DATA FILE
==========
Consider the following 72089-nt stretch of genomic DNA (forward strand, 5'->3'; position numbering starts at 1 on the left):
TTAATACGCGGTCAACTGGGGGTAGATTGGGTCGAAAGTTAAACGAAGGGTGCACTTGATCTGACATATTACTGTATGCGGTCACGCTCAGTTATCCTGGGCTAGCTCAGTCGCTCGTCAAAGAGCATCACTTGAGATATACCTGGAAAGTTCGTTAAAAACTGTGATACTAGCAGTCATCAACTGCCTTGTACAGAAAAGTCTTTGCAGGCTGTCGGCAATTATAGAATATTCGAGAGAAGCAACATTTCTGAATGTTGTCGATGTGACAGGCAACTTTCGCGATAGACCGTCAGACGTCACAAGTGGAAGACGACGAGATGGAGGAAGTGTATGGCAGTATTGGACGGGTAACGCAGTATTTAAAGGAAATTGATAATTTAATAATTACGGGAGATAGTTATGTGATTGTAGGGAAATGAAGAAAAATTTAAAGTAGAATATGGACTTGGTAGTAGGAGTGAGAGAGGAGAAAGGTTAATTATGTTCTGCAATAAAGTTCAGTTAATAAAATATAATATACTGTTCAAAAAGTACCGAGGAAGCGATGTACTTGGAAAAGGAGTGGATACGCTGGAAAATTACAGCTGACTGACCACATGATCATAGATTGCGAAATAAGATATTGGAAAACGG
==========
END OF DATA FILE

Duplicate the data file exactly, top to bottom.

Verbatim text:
Consider the following 72089-nt stretch of genomic DNA (forward strand, 5'->3'; position numbering starts at 1 on the left):
TTAATACGCGGTCAACTGGGGGTAGATTGGGTCGAAAGTTAAACGAAGGGTGCACTTGATCTGACATATTACTGTATGCGGTCACGCTCAGTTATCCTGGGCTAGCTCAGTCGCTCGTCAAAGAGCATCACTTGAGATATACCTGGAAAGTTCGTTAAAAACTGTGATACTAGCAGTCATCAACTGCCTTGTACAGAAAAGTCTTTGCAGGCTGTCGGCAATTATAGAATATTCGAGAGAAGCAACATTTCTGAATGTTGTCGATGTGACAGGCAACTTTCGCGATAGACCGTCAGACGTCACAAGTGGAAGACGACGAGATGGAGGAAGTGTATGGCAGTATTGGACGGGTAACGCAGTATTTAAAGGAAATTGATAATTTAATAATTACGGGAGATAGTTATGTGATTGTAGGGAAATGAAGAAAAATTTAAAGTAGAATATGGACTTGGTAGTAGGAGTGAGAGAGGAGAAAGGTTAATTATGTTCTGCAATAAAGTTCAGTTAATAAAATATAATATACTGTTCAAAAAGTACCGAGGAAGCGATGTACTTGGAAAAGGAGTGGATACGCTGGAAAATTACAGCTGACTGACCACATGATCATAGATTGCGAAATAAGATATTGGAAAACGG